You asked for it and we listened. In this column, we ask operators of all sizes and from all walks of the industry a question about their business and report their answers so you can assess how your own company compares to your peers. If you would like to participate, please email Rob Smentek at email@example.com for next issue’s question.
TOPIC: Has your business been affected by airline cancellations and delays in recent months (positively or negatively)? What other airport issues affect your market (fees, construction, etc.)?
With our business located in one of the busiest markets in the country, we were definitely affected by airline cancellations over the last few months—and especially by the most recent FAA ground stop. We were able to adjust accordingly as things unfolded without disrupting our clients any further with their travel plans. Not only do you get cancellations, but it also triggered stranded passengers that need to get to larger airports like EWR, JFK, or PHL to call last minute for service.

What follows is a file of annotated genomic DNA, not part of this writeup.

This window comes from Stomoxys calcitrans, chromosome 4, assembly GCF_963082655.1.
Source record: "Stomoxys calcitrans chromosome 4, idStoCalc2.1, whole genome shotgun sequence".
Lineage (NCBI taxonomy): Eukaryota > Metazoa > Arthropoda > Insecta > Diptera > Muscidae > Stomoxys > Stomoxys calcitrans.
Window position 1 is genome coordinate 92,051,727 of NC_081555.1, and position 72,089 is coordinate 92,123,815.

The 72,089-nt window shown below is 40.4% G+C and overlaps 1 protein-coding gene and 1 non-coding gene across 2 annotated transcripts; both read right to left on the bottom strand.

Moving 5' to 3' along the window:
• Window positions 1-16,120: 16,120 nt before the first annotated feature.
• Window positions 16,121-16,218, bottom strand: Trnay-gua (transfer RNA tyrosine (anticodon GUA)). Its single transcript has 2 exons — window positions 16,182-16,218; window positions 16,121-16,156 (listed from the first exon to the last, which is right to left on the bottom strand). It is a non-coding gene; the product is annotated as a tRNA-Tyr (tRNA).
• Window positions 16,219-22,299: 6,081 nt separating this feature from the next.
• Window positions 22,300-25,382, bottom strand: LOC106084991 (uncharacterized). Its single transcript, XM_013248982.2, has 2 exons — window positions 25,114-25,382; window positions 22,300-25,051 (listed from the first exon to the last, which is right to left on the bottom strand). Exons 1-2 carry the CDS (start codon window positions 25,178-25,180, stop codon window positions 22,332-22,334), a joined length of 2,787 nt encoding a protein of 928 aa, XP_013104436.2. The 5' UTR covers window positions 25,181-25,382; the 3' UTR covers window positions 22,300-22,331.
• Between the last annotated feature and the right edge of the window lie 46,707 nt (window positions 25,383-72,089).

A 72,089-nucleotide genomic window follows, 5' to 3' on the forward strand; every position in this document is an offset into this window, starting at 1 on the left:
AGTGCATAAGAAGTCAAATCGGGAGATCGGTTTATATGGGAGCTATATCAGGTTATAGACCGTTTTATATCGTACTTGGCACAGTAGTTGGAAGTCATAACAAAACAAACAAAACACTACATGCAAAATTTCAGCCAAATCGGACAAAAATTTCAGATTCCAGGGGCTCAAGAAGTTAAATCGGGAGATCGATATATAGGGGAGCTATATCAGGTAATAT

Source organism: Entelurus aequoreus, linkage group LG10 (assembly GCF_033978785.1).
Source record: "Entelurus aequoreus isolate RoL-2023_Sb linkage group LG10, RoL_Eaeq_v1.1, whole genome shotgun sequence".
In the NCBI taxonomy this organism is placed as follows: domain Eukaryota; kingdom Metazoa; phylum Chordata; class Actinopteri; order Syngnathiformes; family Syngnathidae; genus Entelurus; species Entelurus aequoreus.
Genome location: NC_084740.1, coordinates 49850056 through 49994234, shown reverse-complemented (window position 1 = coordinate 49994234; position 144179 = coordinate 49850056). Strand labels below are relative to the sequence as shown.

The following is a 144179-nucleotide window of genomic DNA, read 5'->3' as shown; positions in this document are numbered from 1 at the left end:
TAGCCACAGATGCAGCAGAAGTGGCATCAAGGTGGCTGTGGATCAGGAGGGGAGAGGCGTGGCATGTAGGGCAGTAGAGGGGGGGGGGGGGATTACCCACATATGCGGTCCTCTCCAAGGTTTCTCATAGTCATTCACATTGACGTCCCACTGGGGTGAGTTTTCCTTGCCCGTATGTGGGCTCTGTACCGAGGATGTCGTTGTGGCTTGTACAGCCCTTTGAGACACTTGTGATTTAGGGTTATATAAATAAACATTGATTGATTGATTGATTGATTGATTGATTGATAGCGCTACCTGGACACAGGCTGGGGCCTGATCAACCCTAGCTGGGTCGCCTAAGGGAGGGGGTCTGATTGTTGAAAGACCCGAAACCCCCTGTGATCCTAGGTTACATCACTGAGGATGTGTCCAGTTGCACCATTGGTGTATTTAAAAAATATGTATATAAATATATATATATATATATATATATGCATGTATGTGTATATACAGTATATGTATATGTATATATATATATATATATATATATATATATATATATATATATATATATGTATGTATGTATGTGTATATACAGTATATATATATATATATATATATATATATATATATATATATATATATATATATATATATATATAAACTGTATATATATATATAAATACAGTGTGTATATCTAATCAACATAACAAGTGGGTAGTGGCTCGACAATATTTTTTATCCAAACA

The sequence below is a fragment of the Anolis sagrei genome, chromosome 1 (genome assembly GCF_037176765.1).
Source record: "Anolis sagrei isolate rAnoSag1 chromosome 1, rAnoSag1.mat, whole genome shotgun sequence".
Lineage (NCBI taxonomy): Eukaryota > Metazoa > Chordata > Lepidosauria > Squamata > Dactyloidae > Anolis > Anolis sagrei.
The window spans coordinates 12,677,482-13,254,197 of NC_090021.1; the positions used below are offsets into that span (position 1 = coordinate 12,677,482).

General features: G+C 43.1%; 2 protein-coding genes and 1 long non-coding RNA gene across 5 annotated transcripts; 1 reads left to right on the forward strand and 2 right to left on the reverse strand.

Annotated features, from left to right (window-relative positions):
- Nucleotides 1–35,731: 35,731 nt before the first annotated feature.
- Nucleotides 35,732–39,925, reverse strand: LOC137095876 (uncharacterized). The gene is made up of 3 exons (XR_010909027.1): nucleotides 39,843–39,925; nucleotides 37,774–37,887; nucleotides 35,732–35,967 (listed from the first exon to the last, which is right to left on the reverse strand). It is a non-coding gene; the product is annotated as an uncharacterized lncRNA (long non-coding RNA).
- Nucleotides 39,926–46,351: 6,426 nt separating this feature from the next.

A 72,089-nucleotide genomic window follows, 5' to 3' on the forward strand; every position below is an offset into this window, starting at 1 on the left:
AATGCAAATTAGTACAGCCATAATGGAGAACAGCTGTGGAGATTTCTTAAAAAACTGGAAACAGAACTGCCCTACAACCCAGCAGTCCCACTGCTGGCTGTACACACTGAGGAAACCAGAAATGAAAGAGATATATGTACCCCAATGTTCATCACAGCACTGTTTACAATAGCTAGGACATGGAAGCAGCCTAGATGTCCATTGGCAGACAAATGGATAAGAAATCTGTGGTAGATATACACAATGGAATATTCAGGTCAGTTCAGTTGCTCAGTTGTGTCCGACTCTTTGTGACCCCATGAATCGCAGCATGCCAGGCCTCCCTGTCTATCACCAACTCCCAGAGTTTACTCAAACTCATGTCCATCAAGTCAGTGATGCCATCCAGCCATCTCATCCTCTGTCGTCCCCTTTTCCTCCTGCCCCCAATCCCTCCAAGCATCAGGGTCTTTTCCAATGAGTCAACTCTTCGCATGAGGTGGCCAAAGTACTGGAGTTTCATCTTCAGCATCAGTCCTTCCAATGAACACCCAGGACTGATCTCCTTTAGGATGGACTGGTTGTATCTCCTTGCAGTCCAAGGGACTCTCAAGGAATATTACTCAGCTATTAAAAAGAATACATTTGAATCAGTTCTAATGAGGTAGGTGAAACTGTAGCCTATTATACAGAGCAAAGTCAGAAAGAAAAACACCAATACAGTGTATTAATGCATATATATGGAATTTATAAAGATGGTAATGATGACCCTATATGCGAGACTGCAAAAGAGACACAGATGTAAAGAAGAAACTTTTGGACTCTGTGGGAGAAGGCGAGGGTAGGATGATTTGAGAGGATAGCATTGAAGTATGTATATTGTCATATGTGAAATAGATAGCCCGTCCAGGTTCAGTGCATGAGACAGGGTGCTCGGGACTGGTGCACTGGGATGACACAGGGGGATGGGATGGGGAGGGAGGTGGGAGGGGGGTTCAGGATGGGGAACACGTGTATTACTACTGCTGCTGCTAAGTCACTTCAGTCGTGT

Some other issues at airports we’ve been seeing in the NYC and PHL areas is the large amount of traffic volume through the airport. We’ve advised our chauffeurs to allow additional time. Being in this business for almost 30 years, my suggestion to any other operators is that you need to be flexible, available, and adjust as situations arise; there is no such thing as normal anymore.
Bryan Beale, General Manager
A&A Limousine Service in Northampton, Pa.
We deal with delays and cancellations as they come. Ultimately, they aren’t the customer’s fault so basically, we have to roll with the punches.
Nick Boccio, General Manager
Buffalo Limousine in Buffalo, N.Y.